Foreign CEO Testimony a Rare Catch for Congress

Originally Posted in the Associated Press on Februrary 22, 2010.

Congress regularly hauls in U.S. chief executives for public interrogations, from tobacco CEOs claiming nicotine isn’t addictive to New York bankers defending their bonuses. But this week brings a rare catch — the head of a foreign company.

Toyota President Akio Toyoda will appear Wednesday in front of the House Committee on Oversight and Government Reform to explain safety problems that forced the world’s top automaker to recall 8.5 million of its most popular cars and trucks.

Foreign executives, beyond the reach of congressional subpoenas, usually try to avoid hearings that are often as much about public shaming as improving the public good. Often, the task is left to underlings more familiar with Washington or the issues under investigation.

That Toyoda agreed to testify after initially resisting an invitation is proof of how deep Toyota’s problems are. But the track record of the few foreign executives who have showed up on Capitol Hill illustrates the many pitfalls that Toyoda faces, and the lasting effects his performance could have on the company and his tenure.

“He will be in for a firestorm, but it is the honorable thing to do,” said Mark Zupan, dean of the University of Rochester’s business school. “It sends a big signal to actually show up on somebody else’s home turf.”

Congress does not have the legal authority to compel citizens of foreign countries to testify, according to Graham Wilson, a political scientist at Boston University who studies politics and business. But Toyoda, under enormous pressure to answer how long his company knew about safety problems and whether it did enough to solve them, likely had little choice but to accept an invitation from the committee last week.

Many analysts draw parallels between Toyoda and another Japanese auto executive who testified nearly 10 years ago over a similar safety debacle.

On Sept. 6, 2000, Masatoshi Ono went before House and Senate committees investigating blowouts that led to the recall of millions of tires made by his Bridgestone-Firestone company. It was a rare public appearance for Ono, who admitted he was nervous and had practiced his opening speech so that he could deliver it in English. He later used a translator for questions, most of which were fielded by two senior executives who sat with him.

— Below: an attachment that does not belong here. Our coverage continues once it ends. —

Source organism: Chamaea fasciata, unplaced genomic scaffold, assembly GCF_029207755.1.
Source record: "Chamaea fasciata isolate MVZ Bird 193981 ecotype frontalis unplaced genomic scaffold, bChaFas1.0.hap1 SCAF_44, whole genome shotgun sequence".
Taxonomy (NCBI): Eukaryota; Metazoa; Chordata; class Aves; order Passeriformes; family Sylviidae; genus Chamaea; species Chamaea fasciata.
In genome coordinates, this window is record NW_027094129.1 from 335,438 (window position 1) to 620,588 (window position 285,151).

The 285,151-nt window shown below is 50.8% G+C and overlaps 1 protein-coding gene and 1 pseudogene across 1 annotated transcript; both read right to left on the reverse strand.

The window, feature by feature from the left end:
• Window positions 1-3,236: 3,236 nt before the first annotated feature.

The result was terrible. Ono apologized for deaths linked to the blowouts but could not provide an answer to why they happened. Lawmakers spent nearly 13 hours excoriating Ono and his company, the U.S. division of the Japanese Bridgestone rubber conglomerate. Sen. Barbara Mikulski, D-Md., even asked where his “sense of concern as a human being was.” A month later, Ono resigned.

“It was a disaster,” said Jason Vines, who was the top spokesman at the time for the Ford Motor Co., whose then-CEO, Jacques Nasser, was also grilled by Congress that day about his company’s role in crashes connected to blowouts.

Other foreign companies have tried different strategies during crises.

When Congress moved to block efforts by the Dubai-based DP World to acquire management rights to six U.S. ports, the company enlisted its chief operating officer, H. Edward Bilkey, a U.S. citizen, to testify on its behalf in February 2006.

The grandson of a senator, Bilkey told the Senate Commerce Committee that DP World would ensure security, a losing effort to allay lawmaker fears over ceding port control to a foreign nation following the terror attacks on Sept. 11, 2001. He also enlisted well-connected Washington lobbying firms to help make his case.

A month later, DP World agreed to transfer the U.S. operations to a domestic company. Bilkey died in July 2006 at age 72.

Akio Toyoda has held press conferences in Japan since the crisis broke several weeks ago, apologizing to consumers and promising to fix the problems of faulty brakes in the Prius hybrid and unintended acceleration in car brands like the Corolla and Camry.

But he will have to answer pointed questions from lawmakers during the hearing, which could present an awkward situation. It is unclear if Toyoda plans to use an interpreter, and his performance in English in some of the press conferences has been mixed. The company says he speaks the language well, but may get help to make sure his points are made clearly.

As an executive in Japan, where businesses are generally treated with reverence, he may also be unaccustomed to the grilling he will face, according to Harvard Business School and former Medtronic CEO Bill George.

But it will be a critical appearance for Toyoda to try to salvage both his own and Toyota’s reputation.

“When you are the grandson of the founder, you think you are protected,” George said. “But a crisis puts the job on the line.”

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